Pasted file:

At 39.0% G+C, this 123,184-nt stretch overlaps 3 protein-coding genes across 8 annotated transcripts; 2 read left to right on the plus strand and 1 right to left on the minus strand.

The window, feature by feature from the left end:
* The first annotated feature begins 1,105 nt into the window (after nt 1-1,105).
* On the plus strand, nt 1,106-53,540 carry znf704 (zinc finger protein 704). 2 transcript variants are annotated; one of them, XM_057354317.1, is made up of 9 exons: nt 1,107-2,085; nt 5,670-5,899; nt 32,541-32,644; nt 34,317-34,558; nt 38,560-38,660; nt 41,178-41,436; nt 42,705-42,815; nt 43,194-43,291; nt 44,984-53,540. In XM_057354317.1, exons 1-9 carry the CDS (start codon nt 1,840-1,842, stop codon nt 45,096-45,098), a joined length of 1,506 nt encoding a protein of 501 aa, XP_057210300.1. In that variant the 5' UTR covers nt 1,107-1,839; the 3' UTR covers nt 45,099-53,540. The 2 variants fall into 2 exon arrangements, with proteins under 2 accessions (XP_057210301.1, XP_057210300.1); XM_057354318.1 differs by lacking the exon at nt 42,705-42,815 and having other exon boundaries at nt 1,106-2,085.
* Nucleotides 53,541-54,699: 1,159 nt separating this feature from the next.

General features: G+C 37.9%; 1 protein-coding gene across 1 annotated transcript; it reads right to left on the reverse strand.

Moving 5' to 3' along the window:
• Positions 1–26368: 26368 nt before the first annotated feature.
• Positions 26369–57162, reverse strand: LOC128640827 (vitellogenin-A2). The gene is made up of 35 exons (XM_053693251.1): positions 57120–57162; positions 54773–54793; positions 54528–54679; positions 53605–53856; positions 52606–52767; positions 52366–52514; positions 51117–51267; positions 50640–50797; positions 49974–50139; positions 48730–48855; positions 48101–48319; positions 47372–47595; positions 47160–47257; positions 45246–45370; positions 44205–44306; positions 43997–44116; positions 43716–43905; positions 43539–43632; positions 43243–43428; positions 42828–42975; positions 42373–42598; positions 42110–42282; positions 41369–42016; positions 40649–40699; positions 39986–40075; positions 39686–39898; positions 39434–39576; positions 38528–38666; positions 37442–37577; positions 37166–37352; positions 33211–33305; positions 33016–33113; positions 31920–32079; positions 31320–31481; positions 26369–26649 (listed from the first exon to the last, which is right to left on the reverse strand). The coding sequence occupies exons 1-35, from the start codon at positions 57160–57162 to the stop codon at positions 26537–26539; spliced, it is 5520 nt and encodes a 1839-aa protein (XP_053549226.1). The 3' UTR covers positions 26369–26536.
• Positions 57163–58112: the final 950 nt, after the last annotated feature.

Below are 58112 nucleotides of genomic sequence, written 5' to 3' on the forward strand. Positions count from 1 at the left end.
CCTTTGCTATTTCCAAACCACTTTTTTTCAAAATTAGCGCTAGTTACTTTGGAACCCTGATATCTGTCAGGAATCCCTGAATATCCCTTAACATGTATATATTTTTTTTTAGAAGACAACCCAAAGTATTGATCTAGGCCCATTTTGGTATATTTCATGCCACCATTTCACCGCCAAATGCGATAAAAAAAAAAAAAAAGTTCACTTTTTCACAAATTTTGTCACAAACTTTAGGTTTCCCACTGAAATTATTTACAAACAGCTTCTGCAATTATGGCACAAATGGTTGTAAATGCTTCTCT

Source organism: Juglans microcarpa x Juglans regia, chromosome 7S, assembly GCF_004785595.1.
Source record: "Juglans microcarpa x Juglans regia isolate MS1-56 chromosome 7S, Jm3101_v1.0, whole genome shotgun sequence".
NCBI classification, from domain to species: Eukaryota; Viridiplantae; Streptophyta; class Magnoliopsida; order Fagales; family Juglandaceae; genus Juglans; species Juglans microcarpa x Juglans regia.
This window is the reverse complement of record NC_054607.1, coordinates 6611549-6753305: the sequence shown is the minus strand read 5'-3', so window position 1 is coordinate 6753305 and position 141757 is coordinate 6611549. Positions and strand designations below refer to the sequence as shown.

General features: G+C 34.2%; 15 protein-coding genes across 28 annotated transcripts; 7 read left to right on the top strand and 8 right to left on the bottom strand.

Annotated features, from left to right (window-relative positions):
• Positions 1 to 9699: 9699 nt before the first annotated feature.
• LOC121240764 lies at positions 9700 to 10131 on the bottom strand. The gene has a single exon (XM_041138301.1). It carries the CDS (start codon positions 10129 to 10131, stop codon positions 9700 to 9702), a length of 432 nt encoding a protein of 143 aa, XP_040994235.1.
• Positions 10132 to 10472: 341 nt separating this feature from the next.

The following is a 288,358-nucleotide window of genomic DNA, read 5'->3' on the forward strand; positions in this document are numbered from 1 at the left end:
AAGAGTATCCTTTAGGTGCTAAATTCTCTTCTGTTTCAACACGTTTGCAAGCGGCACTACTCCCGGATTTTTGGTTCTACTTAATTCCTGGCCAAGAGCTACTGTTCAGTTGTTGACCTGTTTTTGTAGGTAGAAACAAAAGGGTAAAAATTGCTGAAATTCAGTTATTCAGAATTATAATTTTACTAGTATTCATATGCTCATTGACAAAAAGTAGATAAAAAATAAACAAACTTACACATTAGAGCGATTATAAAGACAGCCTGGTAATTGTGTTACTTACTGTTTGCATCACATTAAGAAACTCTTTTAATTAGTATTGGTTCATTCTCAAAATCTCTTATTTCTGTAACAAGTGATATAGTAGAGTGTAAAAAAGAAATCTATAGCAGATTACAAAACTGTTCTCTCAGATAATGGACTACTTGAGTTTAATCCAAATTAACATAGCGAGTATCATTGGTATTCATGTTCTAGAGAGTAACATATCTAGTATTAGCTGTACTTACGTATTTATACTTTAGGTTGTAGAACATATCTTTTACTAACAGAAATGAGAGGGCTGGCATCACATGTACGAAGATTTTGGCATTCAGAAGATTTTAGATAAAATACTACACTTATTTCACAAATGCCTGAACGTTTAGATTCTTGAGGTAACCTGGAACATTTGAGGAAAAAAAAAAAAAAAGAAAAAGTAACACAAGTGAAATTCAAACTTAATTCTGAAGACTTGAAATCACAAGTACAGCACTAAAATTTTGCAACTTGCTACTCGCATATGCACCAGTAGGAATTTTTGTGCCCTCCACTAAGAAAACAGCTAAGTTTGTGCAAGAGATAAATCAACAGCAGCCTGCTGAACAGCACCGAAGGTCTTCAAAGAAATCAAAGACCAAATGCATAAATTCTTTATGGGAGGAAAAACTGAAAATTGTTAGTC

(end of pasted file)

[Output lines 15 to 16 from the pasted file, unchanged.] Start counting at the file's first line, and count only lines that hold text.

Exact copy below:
NCBI classification, from domain to species: Eukaryota; Viridiplantae; Streptophyta; class Magnoliopsida; order Fagales; family Juglandaceae; genus Juglans; species Juglans microcarpa x Juglans regia.
This window is the reverse complement of record NC_054607.1, coordinates 6611549-6753305: the sequence shown is the minus strand read 5'-3', so window position 1 is coordinate 6753305 and position 141757 is coordinate 6611549. Positions and strand designations below refer to the sequence as shown.